Coping with Life and Death: Jewish Families in the Twentieth Century

By Peter Y. Medding | Go to book overview

Religion, Thought and Education
Jeffrey Cohen (ed. ), Dear Chief Rabbi: From the Correspondence of Chief Rabbi
Immanuel Jakobovits on Matters of Jewish Law, Ethics and Contemporary
Issues
, 1980–1990. Hoboken: Ktav, 1995. 298 pp.

Shortly after Immanuel Jakobovits became Britain's Chief Rabbi, he launched a twice-yearly journal on Jewish Orthodoxy called L'eyla. It was an instant success and its most popular feature was a column, written by Jakobovits himself, called (rather awkwardly) “From the Chief Rabbi Correspondence File. ”

This book is an edited version of the column. The editor, Jeffrey Cohen, has been careful not to tamper with the material, but has done a first-class job in reorganizing it under different headings such as Israel, interfaith relations, medical ethics, pastoral concerns and theology.

Jakobovits did not, of course, open his entire files to public scrutiny. He was necessarily selective, and where the subject matter was personal he was careful to obscure identities. One marvels, nonetheless, at the sheer variety of the questions he faced and the sagacity he displayed in his answers, even though not everyone agreed with his arguments and he could at times be disingenuous.

Thus, for example, when he was questioned about the attitude of a London Orthodox rabbi who had walked out of a shivah because he had found a Reform rabbi in the room, Jakobovits replied that the incident was hardly typical and that the only lesson that could be drawn from it was that “there are some rabbis who occasionally lack diplomatic skills… . ” (p. 236). In fact, the incident was not atypical. It arose out of policies that were laid down by Dr. Jakobovits and his dayanim, who have always been hypersensitive to the feelings of the ultra-Orthodox on such issues.

“I object to Right-wing Orthodoxy, ” Jakobovits writes, “for political and communal reasons because I cannot accept their separatism, or even for cultural reasons because their rejection of the secular world and its values is alien to me. But I have no quarrel with them on essentially religious matters; their Shulchan Aruch is mine… . ” To which one can only say that his Shulḥan Arukh was not theirs. They may have regarded him personally with respect, but they treated his office with disdain and they would only call on him when they needed his intervention with authority. In fact they treated him as a glorified “shabbos goy. ”

On the whole, Jakobovits was happier with larger issues than smaller ones. He was a pioneer in the study of Jewish medical ethics—his correspondence on the subject, which covers nearly a fifth of the book, is fascinating. He is more liberal than the Pope on contraception and abortion, but when asked a question on cohabitation without

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Coping with Life and Death: Jewish Families in the Twentieth Century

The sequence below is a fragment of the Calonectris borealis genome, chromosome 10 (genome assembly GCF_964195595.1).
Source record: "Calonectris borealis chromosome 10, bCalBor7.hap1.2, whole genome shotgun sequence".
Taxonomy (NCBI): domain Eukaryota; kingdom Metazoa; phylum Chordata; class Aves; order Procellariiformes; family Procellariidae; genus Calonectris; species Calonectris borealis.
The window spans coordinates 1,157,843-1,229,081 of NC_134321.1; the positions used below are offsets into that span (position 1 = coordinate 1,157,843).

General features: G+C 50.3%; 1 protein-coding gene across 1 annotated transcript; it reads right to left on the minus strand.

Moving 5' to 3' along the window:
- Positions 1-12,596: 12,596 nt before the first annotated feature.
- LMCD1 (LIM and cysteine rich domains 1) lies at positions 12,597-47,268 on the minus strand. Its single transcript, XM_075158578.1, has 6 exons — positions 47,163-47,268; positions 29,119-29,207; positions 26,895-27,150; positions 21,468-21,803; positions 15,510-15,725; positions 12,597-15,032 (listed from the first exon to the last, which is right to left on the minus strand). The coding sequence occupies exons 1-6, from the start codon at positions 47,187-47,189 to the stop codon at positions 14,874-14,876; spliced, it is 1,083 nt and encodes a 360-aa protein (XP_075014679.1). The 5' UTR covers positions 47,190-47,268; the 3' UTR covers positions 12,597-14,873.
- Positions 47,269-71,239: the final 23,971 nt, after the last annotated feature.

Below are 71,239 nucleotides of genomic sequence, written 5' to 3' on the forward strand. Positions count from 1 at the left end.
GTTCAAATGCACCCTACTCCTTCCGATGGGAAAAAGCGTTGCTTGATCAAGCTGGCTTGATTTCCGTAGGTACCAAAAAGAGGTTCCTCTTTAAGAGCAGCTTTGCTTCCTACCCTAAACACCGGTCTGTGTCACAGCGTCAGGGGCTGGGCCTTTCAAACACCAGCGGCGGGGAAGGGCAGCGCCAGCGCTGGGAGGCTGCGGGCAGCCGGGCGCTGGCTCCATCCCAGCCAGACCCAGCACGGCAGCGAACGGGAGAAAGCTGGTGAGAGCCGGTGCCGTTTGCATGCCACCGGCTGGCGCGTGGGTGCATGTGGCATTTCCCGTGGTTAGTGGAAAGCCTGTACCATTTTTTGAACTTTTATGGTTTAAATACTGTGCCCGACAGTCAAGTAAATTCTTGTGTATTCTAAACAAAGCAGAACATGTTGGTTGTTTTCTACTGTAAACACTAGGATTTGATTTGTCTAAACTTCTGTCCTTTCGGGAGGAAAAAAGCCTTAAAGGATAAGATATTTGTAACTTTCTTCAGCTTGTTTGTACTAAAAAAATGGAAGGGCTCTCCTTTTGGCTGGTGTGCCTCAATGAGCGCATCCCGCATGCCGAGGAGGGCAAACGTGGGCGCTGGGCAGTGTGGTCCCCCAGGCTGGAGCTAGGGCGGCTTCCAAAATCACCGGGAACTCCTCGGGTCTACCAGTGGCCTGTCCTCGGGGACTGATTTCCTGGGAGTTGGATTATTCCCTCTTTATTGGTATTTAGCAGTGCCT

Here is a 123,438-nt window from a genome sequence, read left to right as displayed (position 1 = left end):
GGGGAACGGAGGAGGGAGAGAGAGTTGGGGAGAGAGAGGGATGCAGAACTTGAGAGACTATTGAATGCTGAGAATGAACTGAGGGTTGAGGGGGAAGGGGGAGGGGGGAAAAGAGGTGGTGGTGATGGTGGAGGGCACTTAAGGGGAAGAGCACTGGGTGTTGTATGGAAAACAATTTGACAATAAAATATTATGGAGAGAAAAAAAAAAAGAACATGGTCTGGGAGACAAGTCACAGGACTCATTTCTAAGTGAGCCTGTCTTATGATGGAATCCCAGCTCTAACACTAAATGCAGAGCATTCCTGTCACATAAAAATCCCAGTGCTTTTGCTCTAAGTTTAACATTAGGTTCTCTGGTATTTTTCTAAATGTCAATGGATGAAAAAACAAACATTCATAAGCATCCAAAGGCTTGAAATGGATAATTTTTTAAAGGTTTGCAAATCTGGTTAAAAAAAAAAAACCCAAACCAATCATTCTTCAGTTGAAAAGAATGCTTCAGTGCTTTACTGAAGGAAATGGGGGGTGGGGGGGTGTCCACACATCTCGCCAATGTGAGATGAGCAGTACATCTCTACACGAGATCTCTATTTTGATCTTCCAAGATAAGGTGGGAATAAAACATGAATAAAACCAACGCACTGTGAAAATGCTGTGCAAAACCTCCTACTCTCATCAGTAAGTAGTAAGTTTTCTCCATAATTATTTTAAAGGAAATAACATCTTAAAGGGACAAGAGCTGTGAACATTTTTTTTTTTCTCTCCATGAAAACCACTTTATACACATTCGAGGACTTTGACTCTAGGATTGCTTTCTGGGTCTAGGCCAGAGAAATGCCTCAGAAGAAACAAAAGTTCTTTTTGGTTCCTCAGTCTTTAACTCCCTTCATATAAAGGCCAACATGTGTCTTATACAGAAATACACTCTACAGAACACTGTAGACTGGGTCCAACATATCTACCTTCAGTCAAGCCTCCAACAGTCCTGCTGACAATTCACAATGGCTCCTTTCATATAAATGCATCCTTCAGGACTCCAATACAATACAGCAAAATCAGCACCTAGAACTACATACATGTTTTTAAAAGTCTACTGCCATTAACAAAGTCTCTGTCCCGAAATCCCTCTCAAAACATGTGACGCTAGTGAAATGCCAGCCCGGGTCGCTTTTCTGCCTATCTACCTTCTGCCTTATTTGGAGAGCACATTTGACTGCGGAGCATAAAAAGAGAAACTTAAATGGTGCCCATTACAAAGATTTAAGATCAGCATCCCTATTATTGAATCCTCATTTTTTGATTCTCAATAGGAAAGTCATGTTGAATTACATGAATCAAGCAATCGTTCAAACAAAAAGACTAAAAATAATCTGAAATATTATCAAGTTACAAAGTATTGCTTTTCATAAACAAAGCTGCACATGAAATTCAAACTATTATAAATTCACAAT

Table of contents

Table of contents

  • Title Page *
  • Studies in Contemporary Jewry *
  • Preface vii
  • Contents ix
  • Symposium - Coping with Life and Death: Jewish Families in the Twentieth Century *
  • The Place of Ethnic Identity in the Development of Personal Identity: A Challenge for the Jewish Family 3
  • Notes *
  • Marriage, Americanization and American Jewish Culture, 1900–1920 27
  • Notes *
  • Making Fragmentation Familiar: Barry Levinson's Avalon 49
  • Notes *
  • The Economics of Contemporary American Jewish Family Life 65
  • Notes *
  • Children of Intermarriage: How “jewish”? 81
  • Notes *
  • What Happened to the Extended Jewish Family? Jewish Homes for the Aged in Eastern Europe 128
  • Notes *
  • Cohesion and Rupture: the Jewish Family in East European Ghettos During the Holocaust 143
  • Notes *
  • The “family-Community” Model in Haredi Society 166
  • Notes *
  • We Are All One Bereaved Family: Personal Loss and Collective Mourning in Israeli Society 178
  • Notes *
  • Essays *
  • Evangelists in a Strange Land: American Missionaries in Israel, 1948–1967 195
  • Notes *
  • Balfour's Mission to Palestine: Science, Strategy and Vision in the Inauguration of the Hebrew University 214
  • Notes 228
  • Review Essays *
  • Vichy and the Jews: A Past That is Not Past 235
  • Notes *
  • Mastering the Middle East: Israel in a Regional Context 250
  • Examining the Oslo Process: A First Cut 256
  • Notes *
  • Book Reviews *
  • Antisemitism, Holocaust and Genocide 265
  • Notes *
  • Notes *
  • History and the Social Sciences 281
  • Notes *
  • Notes *
  • Notes *
  • Language, Literature and the Arts 307
  • Notes 309
  • Notes *
  • Religion, Thought and Education 325
  • Notes *
  • Zionism, Israel and the Middle East 339
  • Notes 349
  • Recently Completed Doctoral Dissertations 351
  • Studies in Comtemporary Jewry XV 360
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